Association for Behavior Analysis International

The Association for Behavior Analysis International® (ABAI) is a nonprofit membership organization with the mission to contribute to the well-being of society by developing, enhancing, and supporting the growth and vitality of the science of behavior analysis through research, education, and practice.


32nd Annual Convention; Atlanta, GA; 2006

Event Details

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Symposium #211
CE Offered: BACB
Expanding Applications of Behavior Analysis in Schools
Sunday, May 28, 2006
3:30 PM–4:20 PM
Area: EDC; Domain: Applied Research
Chair: John A. Northup (University of Iowa)
CE Instructor: Cynthia M. Anderson, Ph.D.

The field of behavior analysis has much to offer schools and, in recent years the number of behavior analysts working with schools has increased markedly. In this symposium we present state of the art, data-based methods of assessment and intervention that (a) illustrate how behavior analytic principles and technology can affect meaningful and positive changes in schools, and (b) demonstrate how specific strategies might be applied to assist individual students or groups of students in a school.

An Analysis of Imperative Statements and Preference for Control with Elementary School Children.
JASON M. STRICKER (University of Iowa), John A. Northup (University of Iowa), Terry S. Falcomata (University of Iowa), Kelly M. Vinquist (University of Iowa), Brenda J. Engebretson (University of Iowa)
Abstract: Functional analyses were conducted with three children who made excessive imperative statements in a classroom setting. Results for each child suggested that contingent access to control of a leisure activity increased rates of imperative statements compared to noncontingent control and free play conditions. We then conducted a series of concurrent operants assessments using procedures similar to Harding et al. (1999) that varied the availability of therapist attention and access to high or low preferred toys. All three children chose therapist directed play with high preferred toys over directing the therapist to play with low preferred toys. However, three patterns of allocation were observed when only low preferred toys were available. Matt chose therapist directed play with high preferred toys, but chose to play alone when low preferred toys were available. Jeff chose therapist directed play over playing alone with high or low preferred toys. Paul chose to play alone regardless of preference and only selected the therapist directed play choice when the alternative was to sit alone. These data will be discussed in terms of control as a reinforcing consequence and social stimuli such as attention and access to high preferred activities as abolishing operations for behaviors maintained by control.
Classroom Based Functional Analysis:A Model for Assessing Challenging Behaviors within the Classroom Environment.
MARK J. PALMIERI (Rutgers University), Karen L. Lenard (Temple University), Kate E. Fiske Massey (Rutgers University), Aurelie Welterlin (Rutgers University), Diane Antinoro (Rutgers University), Robert LaRue (Rutgers University), Sandra L. Harris (Rutgers University)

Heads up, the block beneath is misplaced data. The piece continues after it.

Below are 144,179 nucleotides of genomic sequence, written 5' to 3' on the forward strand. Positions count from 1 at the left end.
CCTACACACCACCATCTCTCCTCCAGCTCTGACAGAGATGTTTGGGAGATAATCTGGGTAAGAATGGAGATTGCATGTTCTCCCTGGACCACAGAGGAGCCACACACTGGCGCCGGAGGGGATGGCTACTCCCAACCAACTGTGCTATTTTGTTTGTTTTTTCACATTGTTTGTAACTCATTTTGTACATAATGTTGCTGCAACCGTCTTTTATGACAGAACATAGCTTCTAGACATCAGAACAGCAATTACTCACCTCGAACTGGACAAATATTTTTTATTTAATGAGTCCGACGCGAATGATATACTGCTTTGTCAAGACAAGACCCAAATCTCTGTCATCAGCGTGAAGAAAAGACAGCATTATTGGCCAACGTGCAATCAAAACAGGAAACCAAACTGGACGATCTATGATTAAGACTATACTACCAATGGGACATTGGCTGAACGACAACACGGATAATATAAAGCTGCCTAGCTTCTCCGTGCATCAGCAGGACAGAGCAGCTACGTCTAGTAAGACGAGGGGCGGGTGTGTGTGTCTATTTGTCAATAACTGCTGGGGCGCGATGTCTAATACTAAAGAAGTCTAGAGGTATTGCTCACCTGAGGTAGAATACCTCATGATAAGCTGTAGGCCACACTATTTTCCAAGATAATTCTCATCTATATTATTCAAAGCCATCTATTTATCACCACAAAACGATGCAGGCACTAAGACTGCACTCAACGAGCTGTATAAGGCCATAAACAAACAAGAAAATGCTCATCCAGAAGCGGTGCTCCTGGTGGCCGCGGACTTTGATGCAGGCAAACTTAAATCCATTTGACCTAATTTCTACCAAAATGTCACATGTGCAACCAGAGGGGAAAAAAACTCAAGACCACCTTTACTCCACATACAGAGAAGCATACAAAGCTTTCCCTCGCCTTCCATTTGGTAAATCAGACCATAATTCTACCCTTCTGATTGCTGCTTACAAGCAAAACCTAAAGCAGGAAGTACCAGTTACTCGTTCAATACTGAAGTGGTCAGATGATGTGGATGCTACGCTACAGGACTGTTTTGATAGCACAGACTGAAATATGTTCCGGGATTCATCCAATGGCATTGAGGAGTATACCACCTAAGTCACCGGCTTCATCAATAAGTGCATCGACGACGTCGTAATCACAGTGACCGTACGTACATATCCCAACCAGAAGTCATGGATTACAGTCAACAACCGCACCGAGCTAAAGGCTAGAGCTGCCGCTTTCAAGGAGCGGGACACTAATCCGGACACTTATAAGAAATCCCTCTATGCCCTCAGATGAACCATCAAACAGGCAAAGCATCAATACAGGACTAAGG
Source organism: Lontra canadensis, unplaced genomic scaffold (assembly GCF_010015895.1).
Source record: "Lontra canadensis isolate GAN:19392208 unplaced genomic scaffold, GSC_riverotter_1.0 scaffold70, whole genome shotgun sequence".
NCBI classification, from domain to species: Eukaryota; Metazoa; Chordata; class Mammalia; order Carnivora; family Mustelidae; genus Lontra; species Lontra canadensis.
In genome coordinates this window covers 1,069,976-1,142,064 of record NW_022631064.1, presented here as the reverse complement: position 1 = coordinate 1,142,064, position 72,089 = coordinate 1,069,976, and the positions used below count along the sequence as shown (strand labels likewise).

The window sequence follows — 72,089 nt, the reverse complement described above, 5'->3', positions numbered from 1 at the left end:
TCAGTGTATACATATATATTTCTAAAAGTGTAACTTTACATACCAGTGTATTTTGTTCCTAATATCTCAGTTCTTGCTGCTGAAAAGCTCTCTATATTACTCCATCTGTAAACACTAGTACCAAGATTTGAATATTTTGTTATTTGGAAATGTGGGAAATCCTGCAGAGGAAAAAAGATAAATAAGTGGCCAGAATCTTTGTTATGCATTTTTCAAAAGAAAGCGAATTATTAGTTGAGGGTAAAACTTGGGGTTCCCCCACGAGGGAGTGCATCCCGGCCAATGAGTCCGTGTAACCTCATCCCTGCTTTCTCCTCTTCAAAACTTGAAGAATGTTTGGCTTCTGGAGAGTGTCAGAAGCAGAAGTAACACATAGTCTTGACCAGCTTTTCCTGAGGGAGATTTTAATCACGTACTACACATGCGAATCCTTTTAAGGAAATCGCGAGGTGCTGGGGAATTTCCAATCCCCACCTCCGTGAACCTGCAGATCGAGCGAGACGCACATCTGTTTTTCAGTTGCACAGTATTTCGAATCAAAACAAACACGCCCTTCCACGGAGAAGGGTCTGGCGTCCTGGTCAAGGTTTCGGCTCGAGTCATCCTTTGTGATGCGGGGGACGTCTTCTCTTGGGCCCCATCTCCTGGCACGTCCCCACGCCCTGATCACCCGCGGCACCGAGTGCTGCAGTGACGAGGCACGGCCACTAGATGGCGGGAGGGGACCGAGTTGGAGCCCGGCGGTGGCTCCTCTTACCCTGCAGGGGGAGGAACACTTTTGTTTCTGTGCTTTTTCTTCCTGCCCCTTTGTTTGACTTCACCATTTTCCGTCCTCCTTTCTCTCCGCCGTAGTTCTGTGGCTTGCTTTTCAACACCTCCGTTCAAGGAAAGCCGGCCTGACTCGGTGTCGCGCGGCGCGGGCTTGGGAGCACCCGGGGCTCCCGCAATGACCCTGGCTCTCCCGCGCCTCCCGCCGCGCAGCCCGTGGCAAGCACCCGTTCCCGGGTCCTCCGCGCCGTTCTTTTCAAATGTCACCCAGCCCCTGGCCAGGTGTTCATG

Abstract: The utility of functional assessment has been well established in the research literature. Over the last 30 years, a number of functional assessment methodologies have emerged (i.e., indirect methods, descriptive analysis, analogue functional analysis). Analogue functional analyses (e.g., Iwata et al., 1982/1994) are considered to be the most precise functional assessment methods, yet these procedures are rarely used outside of highly controlled clinical settings. The purpose of the current investigation was to: a) evaluate the use of a brief classroom-based model of functional analysis using teachers as therapists; and b) evaluate the degree of correspondence between the different methods of functional assessment (e.g., descriptive analysis, classroom-based FA, analogue FA). The results indicate that teachers can be effectively trained to implement functional analysis procedures with high levels of integrity in the classroom. In addition, the results also indicate that the correspondence between functional assessment techniques was relatively high, although DA tended to over-identify functions of behavior.
Check-in Check-out: Evaluation of a Targeted Group Intervention in Elementary Schools.
AMY KAUFMAN (University of Oregon), Sarah A. Fairbanks (University of Oregon), Anne Wonderly Todd (University of Oregon), David Guardino (N/a)
Abstract: N/a
An Analysis of the Effectiveness of the Behavior Education Program.
KATHERINE SANDRA MACLEOD (University of Utah), Leanne Hawken (University of Utah)
Abstract: The Behavior Education Program (BEP) is a modified check-in, check-out, targeted intervention implemented school-wide with students at risk for increasing occurences and intensity of behavior problems. Until recently, research documenting the effectiveness of targeted or secondary level interventions has been limited. This presentation will present two analyses of the effectiveness of the BEP in an elementary school setting. The first analyses will report the effects of the BEP on office discipline referrals for students participating in the intervention. These results indicate that the BEP was effective with 9 out of 12 students or 75% of the students who received the BEP. The second analysis used functional behavioral assessment to evaluate the relationship between the function of the student's problem behavior and the effectiveness of the BEP. Results support the use of functional behavioral assessment in determining appropriateness of the BEP for individual students and when individualized intervention is necessary. Program implementation fidelity and social validity ratings for the BEP will also be presented.



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